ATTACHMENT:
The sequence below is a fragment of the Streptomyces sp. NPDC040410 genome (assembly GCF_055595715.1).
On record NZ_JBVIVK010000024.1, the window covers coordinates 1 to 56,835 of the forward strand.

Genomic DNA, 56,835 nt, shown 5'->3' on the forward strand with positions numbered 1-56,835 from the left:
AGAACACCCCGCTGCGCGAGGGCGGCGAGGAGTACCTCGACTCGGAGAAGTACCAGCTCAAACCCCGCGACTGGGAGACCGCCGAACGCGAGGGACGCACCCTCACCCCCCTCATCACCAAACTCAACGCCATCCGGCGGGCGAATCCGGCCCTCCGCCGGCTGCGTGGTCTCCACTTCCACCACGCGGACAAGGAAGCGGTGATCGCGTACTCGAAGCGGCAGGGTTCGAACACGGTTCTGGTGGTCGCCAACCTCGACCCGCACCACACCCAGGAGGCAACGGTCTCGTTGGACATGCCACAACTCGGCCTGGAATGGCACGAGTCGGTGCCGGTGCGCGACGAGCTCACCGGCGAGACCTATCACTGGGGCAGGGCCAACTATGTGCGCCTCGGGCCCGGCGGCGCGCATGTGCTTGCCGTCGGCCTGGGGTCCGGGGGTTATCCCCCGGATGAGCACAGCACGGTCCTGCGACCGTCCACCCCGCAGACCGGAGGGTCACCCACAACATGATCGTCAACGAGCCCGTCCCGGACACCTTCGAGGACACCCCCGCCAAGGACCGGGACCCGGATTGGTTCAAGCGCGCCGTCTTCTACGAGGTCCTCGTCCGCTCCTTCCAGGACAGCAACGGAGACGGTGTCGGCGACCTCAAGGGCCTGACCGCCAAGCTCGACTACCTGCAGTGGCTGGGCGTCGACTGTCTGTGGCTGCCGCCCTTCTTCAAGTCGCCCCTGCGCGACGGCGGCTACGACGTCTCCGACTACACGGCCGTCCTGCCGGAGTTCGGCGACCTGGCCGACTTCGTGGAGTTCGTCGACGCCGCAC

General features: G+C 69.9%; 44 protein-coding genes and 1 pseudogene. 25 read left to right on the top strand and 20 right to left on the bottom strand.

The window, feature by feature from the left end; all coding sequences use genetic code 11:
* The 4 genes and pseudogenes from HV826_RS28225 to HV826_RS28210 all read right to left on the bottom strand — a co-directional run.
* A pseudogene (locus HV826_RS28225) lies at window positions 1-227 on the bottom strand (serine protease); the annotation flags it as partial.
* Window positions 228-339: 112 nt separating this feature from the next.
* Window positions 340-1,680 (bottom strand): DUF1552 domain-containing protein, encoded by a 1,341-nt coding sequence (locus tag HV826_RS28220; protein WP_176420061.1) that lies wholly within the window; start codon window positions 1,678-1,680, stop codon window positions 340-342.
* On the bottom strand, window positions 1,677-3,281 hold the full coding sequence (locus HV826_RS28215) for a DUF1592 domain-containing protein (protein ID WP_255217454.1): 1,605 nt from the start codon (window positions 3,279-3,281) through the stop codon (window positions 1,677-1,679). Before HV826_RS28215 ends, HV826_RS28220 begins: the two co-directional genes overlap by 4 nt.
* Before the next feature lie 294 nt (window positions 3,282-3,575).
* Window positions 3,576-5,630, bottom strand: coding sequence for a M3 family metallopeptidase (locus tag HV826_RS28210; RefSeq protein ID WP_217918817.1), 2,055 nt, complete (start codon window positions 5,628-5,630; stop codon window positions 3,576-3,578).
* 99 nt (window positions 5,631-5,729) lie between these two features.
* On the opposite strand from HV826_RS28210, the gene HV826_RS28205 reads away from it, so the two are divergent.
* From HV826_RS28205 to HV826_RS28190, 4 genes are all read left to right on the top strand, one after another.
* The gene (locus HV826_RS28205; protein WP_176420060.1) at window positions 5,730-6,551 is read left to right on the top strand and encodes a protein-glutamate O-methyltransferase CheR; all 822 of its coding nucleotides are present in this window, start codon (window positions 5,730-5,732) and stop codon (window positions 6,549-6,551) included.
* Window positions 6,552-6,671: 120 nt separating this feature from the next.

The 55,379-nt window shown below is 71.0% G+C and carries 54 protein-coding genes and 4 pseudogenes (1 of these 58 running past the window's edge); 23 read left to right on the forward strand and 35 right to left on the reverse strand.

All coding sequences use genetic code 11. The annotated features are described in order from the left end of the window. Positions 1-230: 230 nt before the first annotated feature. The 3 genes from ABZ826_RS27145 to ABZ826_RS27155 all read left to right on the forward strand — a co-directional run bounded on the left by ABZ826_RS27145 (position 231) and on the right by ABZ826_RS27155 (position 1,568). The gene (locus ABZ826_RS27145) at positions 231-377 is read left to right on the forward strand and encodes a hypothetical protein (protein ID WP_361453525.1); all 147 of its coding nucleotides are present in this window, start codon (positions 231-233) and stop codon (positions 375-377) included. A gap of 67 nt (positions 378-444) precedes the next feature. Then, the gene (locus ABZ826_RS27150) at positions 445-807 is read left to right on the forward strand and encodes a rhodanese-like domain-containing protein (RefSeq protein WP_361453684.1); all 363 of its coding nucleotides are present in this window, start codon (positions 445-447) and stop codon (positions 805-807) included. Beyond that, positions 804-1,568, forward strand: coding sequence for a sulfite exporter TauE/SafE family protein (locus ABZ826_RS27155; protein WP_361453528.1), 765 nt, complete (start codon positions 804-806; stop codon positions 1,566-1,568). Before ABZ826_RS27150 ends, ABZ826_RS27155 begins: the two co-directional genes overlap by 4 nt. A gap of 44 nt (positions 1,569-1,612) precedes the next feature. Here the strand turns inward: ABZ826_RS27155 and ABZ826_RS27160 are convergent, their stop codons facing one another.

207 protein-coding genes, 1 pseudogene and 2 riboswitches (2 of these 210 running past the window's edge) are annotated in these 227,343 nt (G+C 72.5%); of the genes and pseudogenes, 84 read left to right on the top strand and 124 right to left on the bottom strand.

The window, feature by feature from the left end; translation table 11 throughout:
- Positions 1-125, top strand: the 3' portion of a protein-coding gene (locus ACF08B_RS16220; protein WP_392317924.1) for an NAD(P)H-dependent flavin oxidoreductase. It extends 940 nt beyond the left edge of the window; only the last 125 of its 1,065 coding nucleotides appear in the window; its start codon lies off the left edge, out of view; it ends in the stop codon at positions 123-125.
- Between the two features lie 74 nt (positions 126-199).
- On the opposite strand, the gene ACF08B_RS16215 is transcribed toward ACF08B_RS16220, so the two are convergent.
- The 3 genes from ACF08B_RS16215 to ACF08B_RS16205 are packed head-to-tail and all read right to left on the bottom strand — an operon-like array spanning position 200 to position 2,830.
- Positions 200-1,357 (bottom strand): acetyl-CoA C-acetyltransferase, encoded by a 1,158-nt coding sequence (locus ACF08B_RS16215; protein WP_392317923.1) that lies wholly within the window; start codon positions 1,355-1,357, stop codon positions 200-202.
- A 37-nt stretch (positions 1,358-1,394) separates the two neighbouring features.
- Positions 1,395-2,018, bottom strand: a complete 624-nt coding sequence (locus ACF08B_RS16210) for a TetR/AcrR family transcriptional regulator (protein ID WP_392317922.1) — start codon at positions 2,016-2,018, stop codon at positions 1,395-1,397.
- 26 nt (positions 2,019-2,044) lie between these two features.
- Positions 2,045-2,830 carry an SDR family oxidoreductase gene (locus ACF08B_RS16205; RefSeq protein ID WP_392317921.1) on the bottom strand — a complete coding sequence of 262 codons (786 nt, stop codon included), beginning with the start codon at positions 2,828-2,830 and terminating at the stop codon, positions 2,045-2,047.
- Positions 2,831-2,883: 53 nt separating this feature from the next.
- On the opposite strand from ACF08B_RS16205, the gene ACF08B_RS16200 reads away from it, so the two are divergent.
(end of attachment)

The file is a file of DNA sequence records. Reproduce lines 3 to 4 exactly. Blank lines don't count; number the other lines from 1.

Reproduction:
Genomic DNA, 56,835 nt, shown 5'->3' on the forward strand with positions numbered 1-56,835 from the left:
AGAACACCCCGCTGCGCGAGGGCGGCGAGGAGTACCTCGACTCGGAGAAGTACCAGCTCAAACCCCGCGACTGGGAGACCGCCGAACGCGAGGGACGCACCCTCACCCCCCTCATCACCAAACTCAACGCCATCCGGCGGGCGAATCCGGCCCTCCGCCGGCTGCGTGGTCTCCACTTCCACCACGCGGACAAGGAAGCGGTGATCGCGTACTCGAAGCGGCAGGGTTCGAACACGGTTCTGGTGGTCGCCAACCTCGACCCGCACCACACCCAGGAGGCAACGGTCTCGTTGGACATGCCACAACTCGGCCTGGAATGGCACGAGTCGGTGCCGGTGCGCGACGAGCTCACCGGCGAGACCTATCACTGGGGCAGGGCCAACTATGTGCGCCTCGGGCCCGGCGGCGCGCATGTGCTTGCCGTCGGCCTGGGGTCCGGGGGTTATCCCCCGGATGAGCACAGCACGGTCCTGCGACCGTCCACCCCGCAGACCGGAGGGTCACCCACAACATGATCGTCAACGAGCCCGTCCCGGACACCTTCGAGGACACCCCCGCCAAGGACCGGGACCCGGATTGGTTCAAGCGCGCCGTCTTCTACGAGGTCCTCGTCCGCTCCTTCCAGGACAGCAACGGAGACGGTGTCGGCGACCTCAAGGGCCTGACCGCCAAGCTCGACTACCTGCAGTGGCTGGGCGTCGACTGTCTGTGGCTGCCGCCCTTCTTCAAGTCGCCCCTGCGCGACGGCGGCTACGACGTCTCCGACTACACGGCCGTCCTGCCGGAGTTCGGCGACCTGGCCGACTTCGTGGAGTTCGTCGACGCCGCAC